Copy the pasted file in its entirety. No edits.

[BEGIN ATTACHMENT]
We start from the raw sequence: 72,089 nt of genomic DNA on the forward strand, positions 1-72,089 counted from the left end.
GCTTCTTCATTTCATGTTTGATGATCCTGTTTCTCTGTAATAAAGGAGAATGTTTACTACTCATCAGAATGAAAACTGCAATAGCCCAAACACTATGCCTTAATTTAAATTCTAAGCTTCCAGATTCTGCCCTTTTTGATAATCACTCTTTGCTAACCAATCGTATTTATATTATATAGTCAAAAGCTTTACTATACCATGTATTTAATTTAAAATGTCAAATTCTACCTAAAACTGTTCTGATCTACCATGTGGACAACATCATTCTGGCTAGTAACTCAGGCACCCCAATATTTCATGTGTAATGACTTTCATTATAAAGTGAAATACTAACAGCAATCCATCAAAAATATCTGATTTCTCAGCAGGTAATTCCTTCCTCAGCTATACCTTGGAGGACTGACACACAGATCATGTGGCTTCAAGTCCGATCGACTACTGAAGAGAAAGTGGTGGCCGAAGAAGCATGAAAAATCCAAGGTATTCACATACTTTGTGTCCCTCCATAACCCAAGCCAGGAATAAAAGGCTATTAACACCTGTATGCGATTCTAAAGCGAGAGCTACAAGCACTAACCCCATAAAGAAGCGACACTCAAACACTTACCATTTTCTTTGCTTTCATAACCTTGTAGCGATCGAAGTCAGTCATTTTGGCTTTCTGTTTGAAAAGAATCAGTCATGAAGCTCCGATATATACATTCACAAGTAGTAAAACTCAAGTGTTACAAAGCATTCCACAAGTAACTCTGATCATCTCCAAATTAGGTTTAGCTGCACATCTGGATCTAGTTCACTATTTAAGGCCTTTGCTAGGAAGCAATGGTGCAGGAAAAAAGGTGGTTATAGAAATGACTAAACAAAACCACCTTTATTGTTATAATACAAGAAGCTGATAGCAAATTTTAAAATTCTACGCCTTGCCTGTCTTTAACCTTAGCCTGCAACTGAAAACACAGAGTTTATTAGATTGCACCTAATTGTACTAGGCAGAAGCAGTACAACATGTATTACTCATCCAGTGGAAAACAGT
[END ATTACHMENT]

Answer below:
We start from the raw sequence: 72,089 nt of genomic DNA on the forward strand, positions 1-72,089 counted from the left end.
GCTTCTTCATTTCATGTTTGATGATCCTGTTTCTCTGTAATAAAGGAGAATGTTTACTACTCATCAGAATGAAAACTGCAATAGCCCAAACACTATGCCTTAATTTAAATTCTAAGCTTCCAGATTCTGCCCTTTTTGATAATCACTCTTTGCTAACCAATCGTATTTATATTATATAGTCAAAAGCTTTACTATACCATGTATTTAATTTAAAATGTCAAATTCTACCTAAAACTGTTCTGATCTACCATGTGGACAACATCATTCTGGCTAGTAACTCAGGCACCCCAATATTTCATGTGTAATGACTTTCATTATAAAGTGAAATACTAACAGCAATCCATCAAAAATATCTGATTTCTCAGCAGGTAATTCCTTCCTCAGCTATACCTTGGAGGACTGACACACAGATCATGTGGCTTCAAGTCCGATCGACTACTGAAGAGAAAGTGGTGGCCGAAGAAGCATGAAAAATCCAAGGTATTCACATACTTTGTGTCCCTCCATAACCCAAGCCAGGAATAAAAGGCTATTAACACCTGTATGCGATTCTAAAGCGAGAGCTACAAGCACTAACCCCATAAAGAAGCGACACTCAAACACTTACCATTTTCTTTGCTTTCATAACCTTGTAGCGATCGAAGTCAGTCATTTTGGCTTTCTGTTTGAAAAGAATCAGTCATGAAGCTCCGATATATACATTCACAAGTAGTAAAACTCAAGTGTTACAAAGCATTCCACAAGTAACTCTGATCATCTCCAAATTAGGTTTAGCTGCACATCTGGATCTAGTTCACTATTTAAGGCCTTTGCTAGGAAGCAATGGTGCAGGAAAAAAGGTGGTTATAGAAATGACTAAACAAAACCACCTTTATTGTTATAATACAAGAAGCTGATAGCAAATTTTAAAATTCTACGCCTTGCCTGTCTTTAACCTTAGCCTGCAACTGAAAACACAGAGTTTATTAGATTGCACCTAATTGTACTAGGCAGAAGCAGTACAACATGTATTACTCATCCAGTGGAAAACAGT